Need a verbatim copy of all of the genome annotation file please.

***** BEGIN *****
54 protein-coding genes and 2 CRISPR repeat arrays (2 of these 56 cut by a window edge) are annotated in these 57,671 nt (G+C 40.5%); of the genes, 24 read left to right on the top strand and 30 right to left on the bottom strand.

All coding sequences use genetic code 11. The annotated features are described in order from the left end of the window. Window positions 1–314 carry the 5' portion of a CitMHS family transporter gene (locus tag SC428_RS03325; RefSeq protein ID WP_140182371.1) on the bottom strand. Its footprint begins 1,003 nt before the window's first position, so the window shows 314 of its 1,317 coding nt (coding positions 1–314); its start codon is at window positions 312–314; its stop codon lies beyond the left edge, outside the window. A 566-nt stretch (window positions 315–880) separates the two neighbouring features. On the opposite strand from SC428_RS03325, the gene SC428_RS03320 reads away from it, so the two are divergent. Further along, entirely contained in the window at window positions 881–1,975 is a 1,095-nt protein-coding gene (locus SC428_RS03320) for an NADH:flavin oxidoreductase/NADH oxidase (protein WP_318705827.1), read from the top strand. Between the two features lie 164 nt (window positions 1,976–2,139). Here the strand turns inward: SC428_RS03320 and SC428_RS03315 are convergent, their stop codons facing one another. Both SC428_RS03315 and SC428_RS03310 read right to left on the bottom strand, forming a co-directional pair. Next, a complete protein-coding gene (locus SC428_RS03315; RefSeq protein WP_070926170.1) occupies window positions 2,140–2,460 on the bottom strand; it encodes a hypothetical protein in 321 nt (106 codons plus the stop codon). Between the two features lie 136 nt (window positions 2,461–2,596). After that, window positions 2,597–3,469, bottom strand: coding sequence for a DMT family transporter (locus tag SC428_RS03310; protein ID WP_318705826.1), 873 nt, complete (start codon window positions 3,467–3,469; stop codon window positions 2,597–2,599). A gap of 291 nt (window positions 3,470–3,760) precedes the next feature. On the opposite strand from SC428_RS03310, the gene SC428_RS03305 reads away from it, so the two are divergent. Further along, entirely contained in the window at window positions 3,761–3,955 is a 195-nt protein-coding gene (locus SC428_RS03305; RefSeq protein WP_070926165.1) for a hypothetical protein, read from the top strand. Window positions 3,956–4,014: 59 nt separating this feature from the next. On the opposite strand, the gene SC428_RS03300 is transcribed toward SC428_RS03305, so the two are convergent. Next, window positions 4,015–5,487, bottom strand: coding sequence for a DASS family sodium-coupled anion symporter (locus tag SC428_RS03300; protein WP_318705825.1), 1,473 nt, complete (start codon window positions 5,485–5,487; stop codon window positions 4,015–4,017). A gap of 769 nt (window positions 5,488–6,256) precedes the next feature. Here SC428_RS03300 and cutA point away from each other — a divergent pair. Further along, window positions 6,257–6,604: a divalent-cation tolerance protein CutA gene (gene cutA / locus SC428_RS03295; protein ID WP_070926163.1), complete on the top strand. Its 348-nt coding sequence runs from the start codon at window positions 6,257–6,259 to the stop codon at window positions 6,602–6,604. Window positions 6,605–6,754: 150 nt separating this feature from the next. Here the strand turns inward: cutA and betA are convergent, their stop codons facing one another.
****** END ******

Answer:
54 protein-coding genes and 2 CRISPR repeat arrays (2 of these 56 cut by a window edge) are annotated in these 57,671 nt (G+C 40.5%); of the genes, 24 read left to right on the top strand and 30 right to left on the bottom strand.

All coding sequences use genetic code 11. The annotated features are described in order from the left end of the window. Window positions 1–314 carry the 5' portion of a CitMHS family transporter gene (locus tag SC428_RS03325; RefSeq protein ID WP_140182371.1) on the bottom strand. Its footprint begins 1,003 nt before the window's first position, so the window shows 314 of its 1,317 coding nt (coding positions 1–314); its start codon is at window positions 312–314; its stop codon lies beyond the left edge, outside the window. A 566-nt stretch (window positions 315–880) separates the two neighbouring features. On the opposite strand from SC428_RS03325, the gene SC428_RS03320 reads away from it, so the two are divergent. Further along, entirely contained in the window at window positions 881–1,975 is a 1,095-nt protein-coding gene (locus SC428_RS03320) for an NADH:flavin oxidoreductase/NADH oxidase (protein WP_318705827.1), read from the top strand. Between the two features lie 164 nt (window positions 1,976–2,139). Here the strand turns inward: SC428_RS03320 and SC428_RS03315 are convergent, their stop codons facing one another. Both SC428_RS03315 and SC428_RS03310 read right to left on the bottom strand, forming a co-directional pair. Next, a complete protein-coding gene (locus SC428_RS03315; RefSeq protein WP_070926170.1) occupies window positions 2,140–2,460 on the bottom strand; it encodes a hypothetical protein in 321 nt (106 codons plus the stop codon). Between the two features lie 136 nt (window positions 2,461–2,596). After that, window positions 2,597–3,469, bottom strand: coding sequence for a DMT family transporter (locus tag SC428_RS03310; protein ID WP_318705826.1), 873 nt, complete (start codon window positions 3,467–3,469; stop codon window positions 2,597–2,599). A gap of 291 nt (window positions 3,470–3,760) precedes the next feature. On the opposite strand from SC428_RS03310, the gene SC428_RS03305 reads away from it, so the two are divergent. Further along, entirely contained in the window at window positions 3,761–3,955 is a 195-nt protein-coding gene (locus SC428_RS03305; RefSeq protein WP_070926165.1) for a hypothetical protein, read from the top strand. Window positions 3,956–4,014: 59 nt separating this feature from the next. On the opposite strand, the gene SC428_RS03300 is transcribed toward SC428_RS03305, so the two are convergent. Next, window positions 4,015–5,487, bottom strand: coding sequence for a DASS family sodium-coupled anion symporter (locus tag SC428_RS03300; protein WP_318705825.1), 1,473 nt, complete (start codon window positions 5,485–5,487; stop codon window positions 4,015–4,017). A gap of 769 nt (window positions 5,488–6,256) precedes the next feature. Here SC428_RS03300 and cutA point away from each other — a divergent pair. Further along, window positions 6,257–6,604: a divalent-cation tolerance protein CutA gene (gene cutA / locus SC428_RS03295; protein ID WP_070926163.1), complete on the top strand. Its 348-nt coding sequence runs from the start codon at window positions 6,257–6,259 to the stop codon at window positions 6,602–6,604. Window positions 6,605–6,754: 150 nt separating this feature from the next. Here the strand turns inward: cutA and betA are convergent, their stop codons facing one another.